“Say anything you think, and if you can't think of the right thing, I'll write it down for you." - Howard Hawks instructing Cary Grant before filmming a scene
I Was A Male War Bride (1949) Movie Trailer
I Was A Male War Bride - 1949 (Original Poster)
Released: August 19, 1949 Running time 105 minutes
Defining what distinguishes comedy from tragedy, Howard Hawks once stated, “The only difference between comedy and tragedy is the point of view.”
The point of view of many of Hawks’s comedies shows men being dominated by strong or eccentric women. He presses the comic values of this point of view by ratcheting up the man’s discomfort to extreme levels.
“I Was a Male War Bride” is a perfect example of this principle in action.
Cary Grant’s Captain Henri Rochard endures a string of indignities combined with emotional and physical discomfort in his relationship with Ann Sheridan’s Lieutenant Catherine Gates. Because he is not cleared to drive a US Army motorcycle, he is forced to ride in the sidecar while Gates drives the bike. He ends up being forced to sleep in a number of uncomfortable situations, ranging from a sitting in a chair, to a bathtub, to a room full of army brides. After satisfying bureaucratic requirements by going through three different marriage ceremonies, red tape and circumstance continue to delay his chance to consummate his marriage.
In the final scenes, he is forced to dress as a woman in a horsehair wig to make his way on to the ship that will take him and his bride to the United States.
Despite these comic circumstances and Cary Grant’s considerable comedic skills, “I Was a Male War Bride” is rarely mentioned when movie critics and film historians discuss best films Howard Hawks directed.
However, considering the difficulties Hawks overcame in completing this picture, it is rather amazing that it turned out to be as entertaining as it is.
Filming in war-ravaged Germany, the cast and crew encountered poor living conditions and a shortage of quality food. Since most of the scenes scheduled for Germany took place outdoors and in rural areas, they were at the mercy of the often unruly weather that is characteristic of Germany in the fall months. They spent long days waiting for the weather to clear. Hawks later recalled one day in which they were supposed to film a scene in a valley and all sides were covered with black clouds.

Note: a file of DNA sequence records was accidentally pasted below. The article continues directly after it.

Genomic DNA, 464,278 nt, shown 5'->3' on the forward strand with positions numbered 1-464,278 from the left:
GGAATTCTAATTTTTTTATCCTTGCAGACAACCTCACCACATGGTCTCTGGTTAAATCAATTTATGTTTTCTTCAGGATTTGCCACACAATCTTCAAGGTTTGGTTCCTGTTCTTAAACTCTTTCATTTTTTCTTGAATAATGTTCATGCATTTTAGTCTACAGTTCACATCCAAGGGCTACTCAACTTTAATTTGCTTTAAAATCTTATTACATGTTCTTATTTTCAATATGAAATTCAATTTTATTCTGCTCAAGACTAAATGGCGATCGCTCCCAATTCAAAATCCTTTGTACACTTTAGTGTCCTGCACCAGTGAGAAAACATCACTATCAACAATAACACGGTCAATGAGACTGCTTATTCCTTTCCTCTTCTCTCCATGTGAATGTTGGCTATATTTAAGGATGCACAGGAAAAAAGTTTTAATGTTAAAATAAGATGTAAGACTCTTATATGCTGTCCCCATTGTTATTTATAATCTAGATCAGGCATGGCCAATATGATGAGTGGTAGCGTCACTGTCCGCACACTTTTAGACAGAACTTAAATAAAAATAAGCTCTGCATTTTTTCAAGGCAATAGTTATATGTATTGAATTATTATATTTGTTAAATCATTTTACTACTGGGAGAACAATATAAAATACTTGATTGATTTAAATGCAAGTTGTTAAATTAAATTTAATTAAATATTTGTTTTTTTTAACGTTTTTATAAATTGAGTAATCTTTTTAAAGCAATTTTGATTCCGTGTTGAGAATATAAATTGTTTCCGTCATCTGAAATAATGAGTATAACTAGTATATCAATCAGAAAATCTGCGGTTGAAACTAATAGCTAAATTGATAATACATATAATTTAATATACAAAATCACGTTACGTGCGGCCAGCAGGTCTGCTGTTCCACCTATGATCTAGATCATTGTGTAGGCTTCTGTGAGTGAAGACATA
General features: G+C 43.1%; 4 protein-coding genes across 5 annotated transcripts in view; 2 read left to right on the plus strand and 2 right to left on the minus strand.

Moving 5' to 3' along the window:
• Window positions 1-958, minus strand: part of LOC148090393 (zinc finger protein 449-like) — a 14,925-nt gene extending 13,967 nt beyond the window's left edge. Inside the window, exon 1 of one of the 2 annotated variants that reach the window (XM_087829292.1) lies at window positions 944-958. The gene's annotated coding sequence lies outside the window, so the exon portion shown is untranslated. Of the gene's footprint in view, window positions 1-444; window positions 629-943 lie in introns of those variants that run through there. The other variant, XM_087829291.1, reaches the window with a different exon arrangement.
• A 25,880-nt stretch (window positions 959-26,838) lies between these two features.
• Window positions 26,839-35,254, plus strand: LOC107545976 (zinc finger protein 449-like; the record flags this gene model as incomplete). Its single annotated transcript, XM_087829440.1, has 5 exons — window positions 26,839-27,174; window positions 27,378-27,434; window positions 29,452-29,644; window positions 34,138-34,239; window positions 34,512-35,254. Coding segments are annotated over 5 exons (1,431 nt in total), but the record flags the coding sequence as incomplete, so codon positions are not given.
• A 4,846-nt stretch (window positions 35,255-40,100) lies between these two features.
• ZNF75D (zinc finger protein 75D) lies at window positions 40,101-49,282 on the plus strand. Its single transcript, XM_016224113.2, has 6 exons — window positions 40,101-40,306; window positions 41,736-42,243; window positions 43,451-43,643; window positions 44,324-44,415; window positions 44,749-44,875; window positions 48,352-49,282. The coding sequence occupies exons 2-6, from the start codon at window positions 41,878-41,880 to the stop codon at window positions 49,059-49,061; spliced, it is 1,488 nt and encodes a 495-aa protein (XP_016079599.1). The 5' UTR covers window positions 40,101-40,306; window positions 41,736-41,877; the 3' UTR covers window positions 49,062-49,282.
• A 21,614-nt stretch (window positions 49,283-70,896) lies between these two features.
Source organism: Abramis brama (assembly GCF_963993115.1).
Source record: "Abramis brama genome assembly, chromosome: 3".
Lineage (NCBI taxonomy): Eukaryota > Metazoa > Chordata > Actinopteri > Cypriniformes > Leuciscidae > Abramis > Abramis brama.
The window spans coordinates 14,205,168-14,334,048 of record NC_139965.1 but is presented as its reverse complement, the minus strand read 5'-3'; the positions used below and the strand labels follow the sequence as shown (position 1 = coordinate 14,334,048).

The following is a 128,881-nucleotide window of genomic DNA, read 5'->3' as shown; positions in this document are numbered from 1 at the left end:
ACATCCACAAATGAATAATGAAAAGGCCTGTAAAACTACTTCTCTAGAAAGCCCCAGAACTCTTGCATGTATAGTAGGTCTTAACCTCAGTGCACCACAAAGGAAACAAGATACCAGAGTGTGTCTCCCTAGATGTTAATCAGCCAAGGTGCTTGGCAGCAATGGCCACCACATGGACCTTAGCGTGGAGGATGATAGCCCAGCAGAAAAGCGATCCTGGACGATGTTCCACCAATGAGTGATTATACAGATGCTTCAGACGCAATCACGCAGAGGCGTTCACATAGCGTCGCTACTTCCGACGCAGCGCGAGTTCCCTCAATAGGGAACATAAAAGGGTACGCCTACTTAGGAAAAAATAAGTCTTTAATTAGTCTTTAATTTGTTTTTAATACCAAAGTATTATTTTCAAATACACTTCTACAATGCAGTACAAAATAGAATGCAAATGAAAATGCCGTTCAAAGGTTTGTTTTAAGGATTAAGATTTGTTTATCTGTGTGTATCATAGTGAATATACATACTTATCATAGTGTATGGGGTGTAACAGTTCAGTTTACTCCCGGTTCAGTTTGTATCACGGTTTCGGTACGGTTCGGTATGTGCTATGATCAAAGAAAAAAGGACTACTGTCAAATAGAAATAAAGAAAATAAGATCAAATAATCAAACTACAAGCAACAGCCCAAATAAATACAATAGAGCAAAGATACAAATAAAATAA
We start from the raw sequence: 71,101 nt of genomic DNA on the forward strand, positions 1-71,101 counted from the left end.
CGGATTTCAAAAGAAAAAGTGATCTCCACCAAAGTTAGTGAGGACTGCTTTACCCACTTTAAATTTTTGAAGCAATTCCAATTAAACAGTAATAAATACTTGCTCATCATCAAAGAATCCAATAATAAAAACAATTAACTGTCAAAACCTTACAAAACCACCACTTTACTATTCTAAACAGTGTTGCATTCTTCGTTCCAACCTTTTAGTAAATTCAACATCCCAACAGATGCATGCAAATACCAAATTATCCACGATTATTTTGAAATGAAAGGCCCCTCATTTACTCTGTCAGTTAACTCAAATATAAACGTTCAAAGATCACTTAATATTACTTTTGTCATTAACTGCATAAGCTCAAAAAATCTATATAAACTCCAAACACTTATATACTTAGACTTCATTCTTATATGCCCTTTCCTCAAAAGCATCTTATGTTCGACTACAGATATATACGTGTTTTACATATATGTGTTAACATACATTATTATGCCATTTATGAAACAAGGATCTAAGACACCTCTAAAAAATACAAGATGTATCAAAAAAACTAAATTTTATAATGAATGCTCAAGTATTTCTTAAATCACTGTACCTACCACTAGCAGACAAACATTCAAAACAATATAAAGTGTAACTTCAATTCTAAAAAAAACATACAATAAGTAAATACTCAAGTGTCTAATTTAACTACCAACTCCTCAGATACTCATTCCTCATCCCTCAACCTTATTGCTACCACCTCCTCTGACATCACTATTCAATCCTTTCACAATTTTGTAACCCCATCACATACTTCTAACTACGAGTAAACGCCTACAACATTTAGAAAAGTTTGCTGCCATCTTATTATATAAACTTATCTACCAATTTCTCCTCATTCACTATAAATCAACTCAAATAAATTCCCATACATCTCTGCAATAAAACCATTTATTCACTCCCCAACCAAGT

If he’d known what the future held, he might have considered those clouds an omen.
Shortly after the company arrived in England to shoot indoor scenes, a number of health problems swept through their ranks. Randy Stuart, who played the smart-talking WAC named Mae came down with jaundice. Ann Sheridan developed pleurisy which soon developed into pneumonia. Hawks broke out in hives which caused his entire body to turn into one large tormenting itch. As soon as Ann Sheridan had recovered enough to begin working on a reduced schedule, her co-star, Cary Grant, became seriously ill with a life-threatening case of hepatitis.
Grant reportedly lost anywhere between 20 and 40 pounds during this illness and was bedridden for weeks. With three weeks of filming left, Hawks was forced to shut down production in England and return to California in hopes of completing the movie when Grant recovered.
After a three month break and a few tests to determine whether Cary Grant had recovered enough weight to match what had been shot before his bout with hepatitis, work on the picture finally resumed. If you pay close attention to the movie, you can notice some of the physical changes Grant experienced due to his trying medical experience.
As Hawks later joked, “Cary Grant ran into a haystack on a motorcycle and came out weighing twenty pound less.”
“I Was a Male War Bride” might not be the greatest film Howard Hawks ever made but it remains a lasting legacy to the toughness and determination of his entire cast and crew.
Director: Howard Hawks
Producer: Sol C. Siegel
Screenplay: Charles Lederer, Leonard Spigelgass, Hagar Wilde, Henri Rochard (story)
By following the life and art of Howard Hawks one can capture the true essence of the Golden Age of Hollywood, as if slipping on special lenses that suddenly pull away the grain and glare to reveal an unforgettable time of Movie Magic.